I have a memory of me sitting on my bed in a large, well-lit room. Above me hangs a picture of Madonna, the singer I loved so much. It was just before I entered the 8th grade, two weeks before the school year began.
On the table were my new notebooks, impeccably arranged. Beside them was the new colorful pencil case my dad bought me. He would always take us to buy whatever we needed for school and told us we could choose anything we wanted. He spared no expense. It was important to him that we were the best students possible. And we were.
Dad was a teacher and was home with us every day during summer break. I often wondered why we needed this long break. I didn't understand why he chose this profession that kept him near us from dawn to dusk for two months. The holiday months were a terrible time for me because my father was a violent abuser. He hurt us physically and emotionally, all year round but it was always worse during school holidays. My mother was a victim of his violent behavior as well and it was only when I turned 20, that I escaped.
My vacations were spent in fear. I knew to expect his outbursts. I knew that if I said the wrong word, I would be punished either by degradation or by violence.
My mother who was also a teacher and served as a vice principal, also stayed home during the summer. Although she probably wanted to get away, she remained close by in order to protect us. He not only abused her verbally but on occasion would threaten to murder her while holding a knife to her throat. It was a nightmare that never ended and we lived in constant fear. I hated my home.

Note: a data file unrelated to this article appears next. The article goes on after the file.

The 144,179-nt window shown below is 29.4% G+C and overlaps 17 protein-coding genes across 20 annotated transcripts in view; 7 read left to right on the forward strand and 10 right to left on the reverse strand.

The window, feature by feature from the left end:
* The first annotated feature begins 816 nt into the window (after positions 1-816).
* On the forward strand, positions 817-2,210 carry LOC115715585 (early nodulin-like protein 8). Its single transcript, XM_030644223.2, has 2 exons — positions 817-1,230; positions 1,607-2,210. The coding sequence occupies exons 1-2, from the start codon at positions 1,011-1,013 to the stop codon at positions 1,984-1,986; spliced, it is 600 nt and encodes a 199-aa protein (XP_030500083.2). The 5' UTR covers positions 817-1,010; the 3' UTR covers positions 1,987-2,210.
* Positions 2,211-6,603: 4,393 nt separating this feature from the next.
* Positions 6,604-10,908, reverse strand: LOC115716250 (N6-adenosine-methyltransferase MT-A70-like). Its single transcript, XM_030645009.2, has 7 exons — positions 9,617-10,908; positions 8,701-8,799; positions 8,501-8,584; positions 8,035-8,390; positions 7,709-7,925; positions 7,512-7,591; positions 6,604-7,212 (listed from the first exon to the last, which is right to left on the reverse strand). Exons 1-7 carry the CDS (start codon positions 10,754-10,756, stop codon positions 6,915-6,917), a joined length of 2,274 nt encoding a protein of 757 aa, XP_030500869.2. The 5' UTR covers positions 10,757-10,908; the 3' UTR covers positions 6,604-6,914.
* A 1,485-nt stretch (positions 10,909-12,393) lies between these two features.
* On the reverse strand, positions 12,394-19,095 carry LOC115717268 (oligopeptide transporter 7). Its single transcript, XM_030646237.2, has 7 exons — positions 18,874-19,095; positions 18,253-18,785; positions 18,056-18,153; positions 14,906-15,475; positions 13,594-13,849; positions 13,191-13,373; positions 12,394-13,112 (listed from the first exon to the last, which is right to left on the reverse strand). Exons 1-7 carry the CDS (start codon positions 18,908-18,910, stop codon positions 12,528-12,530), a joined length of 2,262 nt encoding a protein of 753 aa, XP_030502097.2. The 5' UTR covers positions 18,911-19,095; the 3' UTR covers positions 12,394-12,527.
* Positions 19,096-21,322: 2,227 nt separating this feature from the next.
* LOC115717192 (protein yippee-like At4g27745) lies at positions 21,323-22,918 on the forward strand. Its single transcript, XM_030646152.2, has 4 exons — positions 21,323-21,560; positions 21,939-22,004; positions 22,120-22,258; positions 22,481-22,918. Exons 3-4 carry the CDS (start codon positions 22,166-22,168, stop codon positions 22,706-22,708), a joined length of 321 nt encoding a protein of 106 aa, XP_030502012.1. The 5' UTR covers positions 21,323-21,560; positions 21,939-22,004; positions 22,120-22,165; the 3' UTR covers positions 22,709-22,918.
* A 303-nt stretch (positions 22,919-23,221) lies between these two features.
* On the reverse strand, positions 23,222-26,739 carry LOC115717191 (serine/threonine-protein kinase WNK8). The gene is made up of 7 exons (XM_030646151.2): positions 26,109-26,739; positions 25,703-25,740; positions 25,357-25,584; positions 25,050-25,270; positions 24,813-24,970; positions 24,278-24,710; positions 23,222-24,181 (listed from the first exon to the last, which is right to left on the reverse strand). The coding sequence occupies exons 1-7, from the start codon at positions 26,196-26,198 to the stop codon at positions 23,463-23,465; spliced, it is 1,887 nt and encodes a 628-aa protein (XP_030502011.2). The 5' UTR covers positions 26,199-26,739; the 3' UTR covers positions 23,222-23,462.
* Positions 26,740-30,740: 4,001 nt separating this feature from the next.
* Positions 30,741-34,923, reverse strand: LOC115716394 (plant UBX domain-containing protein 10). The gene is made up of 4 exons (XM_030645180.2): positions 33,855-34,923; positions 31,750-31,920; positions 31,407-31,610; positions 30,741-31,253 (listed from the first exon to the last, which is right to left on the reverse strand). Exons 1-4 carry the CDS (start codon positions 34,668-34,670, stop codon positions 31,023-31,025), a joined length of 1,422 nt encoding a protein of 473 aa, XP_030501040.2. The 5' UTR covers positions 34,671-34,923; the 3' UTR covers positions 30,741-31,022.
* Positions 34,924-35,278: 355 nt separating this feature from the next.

September 1st marked freedom. It was the start of the days when I was able to feel somewhat normal. For half of each day, I was at school and my dad was at work. So even if only for a few hours, I could be like other children. This was what I had been longing for, during the two-month holiday.
Everyone thought our family was perfect. Parents who are educators and a house that appeared cultured. But that was because they did not hear his shouts and our screams and when he threatened our mother with murder. They did not hear him when he yelled at me that I was worthless.
Sometimes, it would stop, but only for a short while. Like the rare moment when I would sut on the bed, under the picture of Madonna, the singer I loved so much. A moment when I could feel what every teenage girl feels before the school year begins.
Sharon Bar-el Tamir operates a Facebook group to combat domestic violence, is a content editor, and lectures on her life story.